Pixar Short Review – Lou (2017)

Lou

I’ve been doing a lot of writing-based activities over the last couple of months, from finishing off my film adaptation and starting the television series to completing a collaborative novel with ten people in five days, and I’ll admit that this has taken a lot of my attention. With other things pulling me away from this blog, it takes something truly interesting to draw my attention. Enter the adorable Pixar short, Lou, by Dave Mullins.

Lou follows a creature (named, rather unsurprisingly, Lou) made up of an assortment of unclaimed items from a school Lost and Found box but, while the story opens with him collecting lost things from around the playground and placing them somewhere that the owner will find them the next day, it isn’t really about him. In fact, the story is about a school bully, JJ, who steals toys from other children. When first seeing JJ’s behaviour, Lou tries to steal the toys back to put them in the Lost and Found box but JJ catches him and, recovering quickly for someone who has just seen an apparently sentient jumper/baseball/tennis racket creature, a chase ensues. Lou catches a glimpse of JJ’s initials on his underwear and realises that he is the owner of a teddy in the Lost and Found box. Lou reveals the teddy but won’t give it back to JJ until he returns the things he has stolen and finds the owners of items in the box. As time goes on, JJ’s begrudging search for owners turns into a true willingness to help and he slowly empties the box until only the teddy remains. JJ realises that he has handed out all the parts of Lou to his classmates and yet he isn’t alone anymore as he has built friendships through his willingness to help.

I find Lou to be one of Pixar’s most interesting short films because of the two focal characters, Lou and JJ. While Pixar’s shorts often contain quite cute characters that are easy to build up an attachment to, I’m not sure I would describe either of these characters as purely cute. Yes, Lou is rather adorable in a mismatched way, but he’s also pretty intimidating. He changes form at various points to be taller, more threatening, and is properly angry when facing off against JJ. There’s no gentle teaching moments from Lou. Instead he holds a teddy hostage until he gets what he wants. He is both a ‘good’ character, in that he wants to return the lost belongings to their rightful owner, and a level of antagonism from him against JJ. He’s not black and white.

JJ has a similar duality but it takes a while for this to be revealed. He is a bully – there’s no denying that – and the way he conducts himself around the other children is naturally threatening. And you have to second-guess any child that takes on a shape-shifting jumper! But then he cares so much about that teddy and you learn that he was once bullied himself. This builds up your sympathy for JJ and gives the film a strong pay off when you finally see him playing with other children rather than angrily stomping about on his own.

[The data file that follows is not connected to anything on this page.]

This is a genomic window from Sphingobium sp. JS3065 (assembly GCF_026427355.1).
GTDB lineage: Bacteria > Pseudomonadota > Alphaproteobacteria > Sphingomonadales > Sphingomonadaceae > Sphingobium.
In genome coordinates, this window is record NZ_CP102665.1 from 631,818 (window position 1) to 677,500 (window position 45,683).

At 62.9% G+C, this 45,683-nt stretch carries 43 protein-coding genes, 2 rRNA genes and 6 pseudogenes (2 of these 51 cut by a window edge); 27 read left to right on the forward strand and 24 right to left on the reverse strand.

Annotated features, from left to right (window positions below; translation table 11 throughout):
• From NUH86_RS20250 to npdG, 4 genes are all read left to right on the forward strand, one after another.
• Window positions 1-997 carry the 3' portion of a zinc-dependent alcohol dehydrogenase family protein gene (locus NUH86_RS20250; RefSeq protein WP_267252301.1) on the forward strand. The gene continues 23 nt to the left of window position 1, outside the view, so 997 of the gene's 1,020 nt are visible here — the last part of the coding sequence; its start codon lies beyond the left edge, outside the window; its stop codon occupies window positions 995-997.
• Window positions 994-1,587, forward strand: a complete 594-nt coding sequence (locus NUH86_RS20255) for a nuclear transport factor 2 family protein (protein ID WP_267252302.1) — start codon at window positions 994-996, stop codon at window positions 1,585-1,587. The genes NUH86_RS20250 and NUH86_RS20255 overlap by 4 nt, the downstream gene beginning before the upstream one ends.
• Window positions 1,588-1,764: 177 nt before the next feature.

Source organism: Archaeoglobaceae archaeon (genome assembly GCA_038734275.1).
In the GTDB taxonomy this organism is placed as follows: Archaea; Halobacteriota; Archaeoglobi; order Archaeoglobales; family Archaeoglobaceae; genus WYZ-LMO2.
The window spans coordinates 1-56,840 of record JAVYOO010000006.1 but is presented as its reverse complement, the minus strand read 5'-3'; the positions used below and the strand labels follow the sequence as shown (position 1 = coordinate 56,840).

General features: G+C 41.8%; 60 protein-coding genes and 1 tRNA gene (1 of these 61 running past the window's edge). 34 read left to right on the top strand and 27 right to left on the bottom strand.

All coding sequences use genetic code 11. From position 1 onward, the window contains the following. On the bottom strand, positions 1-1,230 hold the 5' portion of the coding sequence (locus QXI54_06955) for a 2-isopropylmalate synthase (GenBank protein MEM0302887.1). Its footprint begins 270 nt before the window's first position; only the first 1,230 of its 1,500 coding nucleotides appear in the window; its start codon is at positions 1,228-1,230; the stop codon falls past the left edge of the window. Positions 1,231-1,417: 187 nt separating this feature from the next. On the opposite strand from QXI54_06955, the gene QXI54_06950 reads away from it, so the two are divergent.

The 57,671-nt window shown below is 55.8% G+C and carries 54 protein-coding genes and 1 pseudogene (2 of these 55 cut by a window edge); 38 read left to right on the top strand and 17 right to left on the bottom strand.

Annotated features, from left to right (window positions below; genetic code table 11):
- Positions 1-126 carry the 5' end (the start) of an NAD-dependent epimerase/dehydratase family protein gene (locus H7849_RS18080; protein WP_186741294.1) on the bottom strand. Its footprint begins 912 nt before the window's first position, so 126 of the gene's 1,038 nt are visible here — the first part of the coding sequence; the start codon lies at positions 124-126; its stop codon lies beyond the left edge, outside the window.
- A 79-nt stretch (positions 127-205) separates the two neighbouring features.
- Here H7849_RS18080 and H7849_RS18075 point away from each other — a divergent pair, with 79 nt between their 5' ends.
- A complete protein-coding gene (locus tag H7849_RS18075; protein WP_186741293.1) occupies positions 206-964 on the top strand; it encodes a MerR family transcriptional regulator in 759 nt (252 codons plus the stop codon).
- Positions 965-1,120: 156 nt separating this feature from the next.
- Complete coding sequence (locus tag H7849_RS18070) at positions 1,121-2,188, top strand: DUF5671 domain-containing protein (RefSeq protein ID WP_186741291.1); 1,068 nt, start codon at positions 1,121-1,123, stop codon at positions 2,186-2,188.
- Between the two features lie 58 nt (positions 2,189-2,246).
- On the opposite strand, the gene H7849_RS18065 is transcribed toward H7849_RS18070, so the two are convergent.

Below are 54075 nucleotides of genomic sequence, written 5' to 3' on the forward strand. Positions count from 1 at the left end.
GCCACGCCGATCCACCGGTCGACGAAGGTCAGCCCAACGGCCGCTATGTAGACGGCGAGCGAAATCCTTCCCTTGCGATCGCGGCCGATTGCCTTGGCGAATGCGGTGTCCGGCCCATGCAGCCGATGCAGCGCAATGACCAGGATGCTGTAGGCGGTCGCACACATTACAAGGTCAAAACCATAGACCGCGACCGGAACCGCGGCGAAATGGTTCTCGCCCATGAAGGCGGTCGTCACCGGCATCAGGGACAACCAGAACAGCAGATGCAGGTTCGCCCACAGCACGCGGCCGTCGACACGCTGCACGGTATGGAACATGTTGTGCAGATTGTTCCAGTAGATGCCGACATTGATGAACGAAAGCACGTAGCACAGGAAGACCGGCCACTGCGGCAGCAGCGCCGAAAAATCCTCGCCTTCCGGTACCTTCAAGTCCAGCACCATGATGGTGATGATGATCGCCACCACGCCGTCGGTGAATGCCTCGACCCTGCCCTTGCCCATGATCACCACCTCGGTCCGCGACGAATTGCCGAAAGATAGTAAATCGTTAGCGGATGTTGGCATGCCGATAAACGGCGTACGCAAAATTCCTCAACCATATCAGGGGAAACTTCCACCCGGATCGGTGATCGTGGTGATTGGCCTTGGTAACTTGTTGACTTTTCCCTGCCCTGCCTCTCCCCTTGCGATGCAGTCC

One of the biggest things within Lou that sets it apart from other Pixar short films is the ending. I can’t think of another Pixar short where the ending is quite so bittersweet. JJ’s development comes with the loss of Lou and it’s pretty heart-wrenching when he looks into the box for the final time and sees bits of Lou all around the playground. Wow, that sentence felt oddly macabre to write… Anyway, you reach the end and feel joy for both characters – JJ has had a redemption arc and Lou has been found – but there is also this sense of loss because Lou, as he was introduced to you, no longer exists. Pixar has never been afraid to face this sort of bittersweet ending in its main films, but I honestly can’t think of a short where it happens, and this makes Lou really interesting to examine.

Like all my favourite Pixar shorts, Lou has no dialogue and so all the storytelling comes visually. And, as you would expect from an animation studio of Pixar’s calibre, those visuals are great. While I wouldn’t say it’s quite as ground-breaking as the likes of Piper, the animation is clean and engaging. It’s one of their more cartoon-y efforts, which works well as it allows them to make their sentient jumper more emotive, and the brightness that comes with this helps those more heartbreaking scenes from feeling too heavy. It is attached to Cars 3 but, while the Cars franchise is fairly cartoon-y itself, Lou is one of those shorts that doesn’t quite feel like it goes with its main film. Everything about it screams Toy Story or maybe even Monsters Inc. As part of Pixar’s overall repertoire, however, it works well to provide a stronger connection between the moods their main films like to play with and the shorts.

I’d been trying to decide which Pixar short I should review next, as they are something I’m passionate about and also quick to review, but hadn’t found one that grabbed my attention until I finally spotted Lou. It has everything I love best in a Pixar short: strong narrative without unnecessary dialogue, good animation, and a compelling story.

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